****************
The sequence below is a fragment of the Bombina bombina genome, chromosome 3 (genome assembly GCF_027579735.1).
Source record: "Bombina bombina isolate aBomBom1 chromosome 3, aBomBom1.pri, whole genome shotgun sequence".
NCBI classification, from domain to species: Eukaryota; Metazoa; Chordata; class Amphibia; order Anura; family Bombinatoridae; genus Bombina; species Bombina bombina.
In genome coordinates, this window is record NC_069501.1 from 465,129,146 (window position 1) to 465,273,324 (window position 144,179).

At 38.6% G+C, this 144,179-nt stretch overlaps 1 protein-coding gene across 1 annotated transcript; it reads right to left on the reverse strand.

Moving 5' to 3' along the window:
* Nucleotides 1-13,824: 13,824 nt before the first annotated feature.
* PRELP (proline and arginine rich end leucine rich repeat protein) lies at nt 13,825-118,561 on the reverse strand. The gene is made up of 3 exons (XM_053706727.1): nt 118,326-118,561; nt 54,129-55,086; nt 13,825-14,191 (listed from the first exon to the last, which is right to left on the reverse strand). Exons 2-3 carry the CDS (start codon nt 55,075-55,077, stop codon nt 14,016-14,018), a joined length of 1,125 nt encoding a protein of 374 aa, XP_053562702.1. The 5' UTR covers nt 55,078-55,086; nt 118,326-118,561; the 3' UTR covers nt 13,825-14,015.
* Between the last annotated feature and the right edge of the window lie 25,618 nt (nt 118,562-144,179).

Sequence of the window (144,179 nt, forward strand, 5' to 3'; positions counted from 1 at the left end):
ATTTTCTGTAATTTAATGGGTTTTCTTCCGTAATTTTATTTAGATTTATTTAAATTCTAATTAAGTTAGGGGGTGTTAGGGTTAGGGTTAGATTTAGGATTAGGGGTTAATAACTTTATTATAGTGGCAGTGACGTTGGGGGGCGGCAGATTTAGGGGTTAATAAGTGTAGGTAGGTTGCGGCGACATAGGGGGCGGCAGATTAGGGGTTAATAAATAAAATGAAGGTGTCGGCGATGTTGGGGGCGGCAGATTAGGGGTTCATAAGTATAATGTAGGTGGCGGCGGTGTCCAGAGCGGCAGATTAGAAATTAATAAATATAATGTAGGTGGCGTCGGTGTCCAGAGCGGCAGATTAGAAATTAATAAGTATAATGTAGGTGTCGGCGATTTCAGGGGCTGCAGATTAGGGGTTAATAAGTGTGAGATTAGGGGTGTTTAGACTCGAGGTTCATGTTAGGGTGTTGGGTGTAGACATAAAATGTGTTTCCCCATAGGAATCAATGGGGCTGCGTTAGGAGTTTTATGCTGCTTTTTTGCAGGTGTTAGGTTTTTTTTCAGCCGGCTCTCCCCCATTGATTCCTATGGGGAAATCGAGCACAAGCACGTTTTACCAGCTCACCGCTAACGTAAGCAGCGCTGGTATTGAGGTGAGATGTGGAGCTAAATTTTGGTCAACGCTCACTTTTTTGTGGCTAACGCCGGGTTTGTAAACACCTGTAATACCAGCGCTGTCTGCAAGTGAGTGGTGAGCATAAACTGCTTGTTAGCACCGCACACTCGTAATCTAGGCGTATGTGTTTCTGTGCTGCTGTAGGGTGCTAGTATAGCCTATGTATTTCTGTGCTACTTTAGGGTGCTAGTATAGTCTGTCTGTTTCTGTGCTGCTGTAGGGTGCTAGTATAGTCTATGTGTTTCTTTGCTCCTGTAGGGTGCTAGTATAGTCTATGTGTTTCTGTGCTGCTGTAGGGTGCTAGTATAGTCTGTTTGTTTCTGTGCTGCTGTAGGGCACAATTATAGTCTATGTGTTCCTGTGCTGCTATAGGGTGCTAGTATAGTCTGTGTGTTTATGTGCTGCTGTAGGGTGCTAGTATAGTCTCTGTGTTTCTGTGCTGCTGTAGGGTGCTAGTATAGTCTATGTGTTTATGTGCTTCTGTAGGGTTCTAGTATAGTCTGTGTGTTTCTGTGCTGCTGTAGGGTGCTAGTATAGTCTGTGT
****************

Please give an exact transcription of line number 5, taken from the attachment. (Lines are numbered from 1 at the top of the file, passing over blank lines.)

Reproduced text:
At 38.6% G+C, this 144,179-nt stretch overlaps 1 protein-coding gene across 1 annotated transcript; it reads right to left on the reverse strand.